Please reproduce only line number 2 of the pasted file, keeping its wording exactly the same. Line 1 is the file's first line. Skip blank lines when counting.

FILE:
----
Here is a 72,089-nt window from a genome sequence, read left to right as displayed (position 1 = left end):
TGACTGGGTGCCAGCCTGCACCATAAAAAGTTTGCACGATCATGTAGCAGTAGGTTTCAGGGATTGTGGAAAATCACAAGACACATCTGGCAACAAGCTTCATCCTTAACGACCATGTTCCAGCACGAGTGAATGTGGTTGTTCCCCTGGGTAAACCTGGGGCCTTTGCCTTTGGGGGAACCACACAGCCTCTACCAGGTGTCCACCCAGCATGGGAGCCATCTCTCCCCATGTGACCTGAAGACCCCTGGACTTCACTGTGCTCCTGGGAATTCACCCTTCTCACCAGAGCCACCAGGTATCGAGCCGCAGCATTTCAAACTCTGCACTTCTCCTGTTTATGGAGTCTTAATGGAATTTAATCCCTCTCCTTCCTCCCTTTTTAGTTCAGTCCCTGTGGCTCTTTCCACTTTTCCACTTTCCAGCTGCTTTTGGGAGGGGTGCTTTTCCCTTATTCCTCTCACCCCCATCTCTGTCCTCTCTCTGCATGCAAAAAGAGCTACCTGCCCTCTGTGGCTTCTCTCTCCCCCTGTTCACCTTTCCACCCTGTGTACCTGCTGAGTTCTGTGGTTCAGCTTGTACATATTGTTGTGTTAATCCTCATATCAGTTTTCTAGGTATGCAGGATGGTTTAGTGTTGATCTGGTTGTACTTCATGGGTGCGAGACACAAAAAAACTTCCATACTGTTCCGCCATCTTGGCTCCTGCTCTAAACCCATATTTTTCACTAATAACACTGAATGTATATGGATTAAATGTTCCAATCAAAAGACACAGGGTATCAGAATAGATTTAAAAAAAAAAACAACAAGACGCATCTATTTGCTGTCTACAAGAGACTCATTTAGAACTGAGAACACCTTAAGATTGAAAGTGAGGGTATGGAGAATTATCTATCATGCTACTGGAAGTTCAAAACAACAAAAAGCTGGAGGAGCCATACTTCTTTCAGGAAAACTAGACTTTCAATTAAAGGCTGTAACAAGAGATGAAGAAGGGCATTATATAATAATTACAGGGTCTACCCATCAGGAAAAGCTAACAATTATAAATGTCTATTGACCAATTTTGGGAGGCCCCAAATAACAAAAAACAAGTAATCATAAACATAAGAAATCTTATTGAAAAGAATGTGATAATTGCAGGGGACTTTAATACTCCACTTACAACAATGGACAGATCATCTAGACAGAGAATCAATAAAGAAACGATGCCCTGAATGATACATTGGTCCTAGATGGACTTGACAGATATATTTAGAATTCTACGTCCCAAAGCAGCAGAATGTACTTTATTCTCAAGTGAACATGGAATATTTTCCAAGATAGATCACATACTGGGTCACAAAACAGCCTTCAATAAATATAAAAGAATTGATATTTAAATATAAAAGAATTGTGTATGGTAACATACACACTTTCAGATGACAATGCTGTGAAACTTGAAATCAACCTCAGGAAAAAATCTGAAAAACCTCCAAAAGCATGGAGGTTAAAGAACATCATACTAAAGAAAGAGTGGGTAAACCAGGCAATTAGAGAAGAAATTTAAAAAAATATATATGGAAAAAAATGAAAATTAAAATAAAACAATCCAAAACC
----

TGACTGGGTGCCAGCCTGCACCATAAAAAGTTTGCACGATCATGTAGCAGTAGGTTTCAGGGATTGTGGAAAATCACAAGACACATCTGGCAACAAGCTTCATCCTTAACGACCATGTTCCAGCACGAGTGAATGTGGTTGTTCCCCTGGGTAAACCTGGGGCCTTTGCCTTTGGGGGAACCACACAGCCTCTACCAGGTGTCCACCCAGCATGGGAGCCATCTCTCCCCATGTGACCTGAAGACCCCTGGACTTCACTGTGCTCCTGGGAATTCACCCTTCTCACCAGAGCCACCAGGTATCGAGCCGCAGCATTTCAAACTCTGCACTTCTCCTGTTTATGGAGTCTTAATGGAATTTAATCCCTCTCCTTCCTCCCTTTTTAGTTCAGTCCCTGTGGCTCTTTCCACTTTTCCACTTTCCAGCTGCTTTTGGGAGGGGTGCTTTTCCCTTATTCCTCTCACCCCCATCTCTGTCCTCTCTCTGCATGCAAAAAGAGCTACCTGCCCTCTGTGGCTTCTCTCTCCCCCTGTTCACCTTTCCACCCTGTGTACCTGCTGAGTTCTGTGGTTCAGCTTGTACATATTGTTGTGTTAATCCTCATATCAGTTTTCTAGGTATGCAGGATGGTTTAGTGTTGATCTGGTTGTACTTCATGGGTGCGAGACACAAAAAAACTTCCATACTGTTCCGCCATCTTGGCTCCTGCTCTAAACCCATATTTTTCACTAATAACACTGAATGTATATGGATTAAATGTTCCAATCAAAAGACACAGGGTATCAGAATAGATTTAAAAAAAAAAACAACAAGACGCATCTATTTGCTGTCTACAAGAGACTCATTTAGAACTGAGAACACCTTAAGATTGAAAGTGAGGGTATGGAGAATTATCTATCATGCTACTGGAAGTTCAAAACAACAAAAAGCTGGAGGAGCCATACTTCTTTCAGGAAAACTAGACTTTCAATTAAAGGCTGTAACAAGAGATGAAGAAGGGCATTATATAATAATTACAGGGTCTACCCATCAGGAAAAGCTAACAATTATAAATGTCTATTGACCAATTTTGGGAGGCCCCAAATAACAAAAAACAAGTAATCATAAACATAAGAAATCTTATTGAAAAGAATGTGATAATTGCAGGGGACTTTAATACTCCACTTACAACAATGGACAGATCATCTAGACAGAGAATCAATAAAGAAACGATGCCCTGAATGATACATTGGTCCTAGATGGACTTGACAGATATATTTAGAATTCTACGTCCCAAAGCAGCAGAATGTACTTTATTCTCAAGTGAACATGGAATATTTTCCAAGATAGATCACATACTGGGTCACAAAACAGCCTTCAATAAATATAAAAGAATTGATATTTAAATATAAAAGAATTGTGTATGGTAACATACACACTTTCAGATGACAATGCTGTGAAACTTGAAATCAACCTCAGGAAAAAATCTGAAAAACCTCCAAAAGCATGGAGGTTAAAGAACATCATACTAAAGAAAGAGTGGGTAAACCAGGCAATTAGAGAAGAAATTTAAAAAAATATATATGGAAAAAAATGAAAATTAAAATAAAACAATCCAAAACC